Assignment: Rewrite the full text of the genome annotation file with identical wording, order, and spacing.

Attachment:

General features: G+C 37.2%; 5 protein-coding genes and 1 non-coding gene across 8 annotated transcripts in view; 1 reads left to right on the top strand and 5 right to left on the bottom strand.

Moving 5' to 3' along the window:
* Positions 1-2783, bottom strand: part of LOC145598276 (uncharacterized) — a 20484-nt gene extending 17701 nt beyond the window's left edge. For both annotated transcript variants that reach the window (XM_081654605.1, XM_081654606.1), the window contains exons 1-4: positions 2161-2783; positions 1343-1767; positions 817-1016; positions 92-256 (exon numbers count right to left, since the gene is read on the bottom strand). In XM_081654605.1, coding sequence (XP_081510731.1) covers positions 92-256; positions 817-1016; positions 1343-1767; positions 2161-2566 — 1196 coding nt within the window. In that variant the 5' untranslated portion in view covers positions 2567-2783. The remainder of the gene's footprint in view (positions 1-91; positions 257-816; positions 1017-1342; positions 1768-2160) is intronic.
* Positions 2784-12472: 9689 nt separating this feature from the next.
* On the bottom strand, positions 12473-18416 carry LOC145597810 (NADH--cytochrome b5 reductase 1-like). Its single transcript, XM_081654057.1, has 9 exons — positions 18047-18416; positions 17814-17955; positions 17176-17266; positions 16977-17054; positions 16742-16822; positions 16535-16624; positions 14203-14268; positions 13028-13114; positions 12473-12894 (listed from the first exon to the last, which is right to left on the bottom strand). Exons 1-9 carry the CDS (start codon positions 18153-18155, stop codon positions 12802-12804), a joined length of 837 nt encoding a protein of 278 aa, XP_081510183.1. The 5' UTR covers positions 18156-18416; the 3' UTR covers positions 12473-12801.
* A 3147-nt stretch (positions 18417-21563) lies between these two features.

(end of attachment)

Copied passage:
General features: G+C 37.2%; 5 protein-coding genes and 1 non-coding gene across 8 annotated transcripts in view; 1 reads left to right on the top strand and 5 right to left on the bottom strand.

Moving 5' to 3' along the window:
* Positions 1-2783, bottom strand: part of LOC145598276 (uncharacterized) — a 20484-nt gene extending 17701 nt beyond the window's left edge. For both annotated transcript variants that reach the window (XM_081654605.1, XM_081654606.1), the window contains exons 1-4: positions 2161-2783; positions 1343-1767; positions 817-1016; positions 92-256 (exon numbers count right to left, since the gene is read on the bottom strand). In XM_081654605.1, coding sequence (XP_081510731.1) covers positions 92-256; positions 817-1016; positions 1343-1767; positions 2161-2566 — 1196 coding nt within the window. In that variant the 5' untranslated portion in view covers positions 2567-2783. The remainder of the gene's footprint in view (positions 1-91; positions 257-816; positions 1017-1342; positions 1768-2160) is intronic.
* Positions 2784-12472: 9689 nt separating this feature from the next.
* On the bottom strand, positions 12473-18416 carry LOC145597810 (NADH--cytochrome b5 reductase 1-like). Its single transcript, XM_081654057.1, has 9 exons — positions 18047-18416; positions 17814-17955; positions 17176-17266; positions 16977-17054; positions 16742-16822; positions 16535-16624; positions 14203-14268; positions 13028-13114; positions 12473-12894 (listed from the first exon to the last, which is right to left on the bottom strand). Exons 1-9 carry the CDS (start codon positions 18153-18155, stop codon positions 12802-12804), a joined length of 837 nt encoding a protein of 278 aa, XP_081510183.1. The 5' UTR covers positions 18156-18416; the 3' UTR covers positions 12473-12801.
* A 3147-nt stretch (positions 18417-21563) lies between these two features.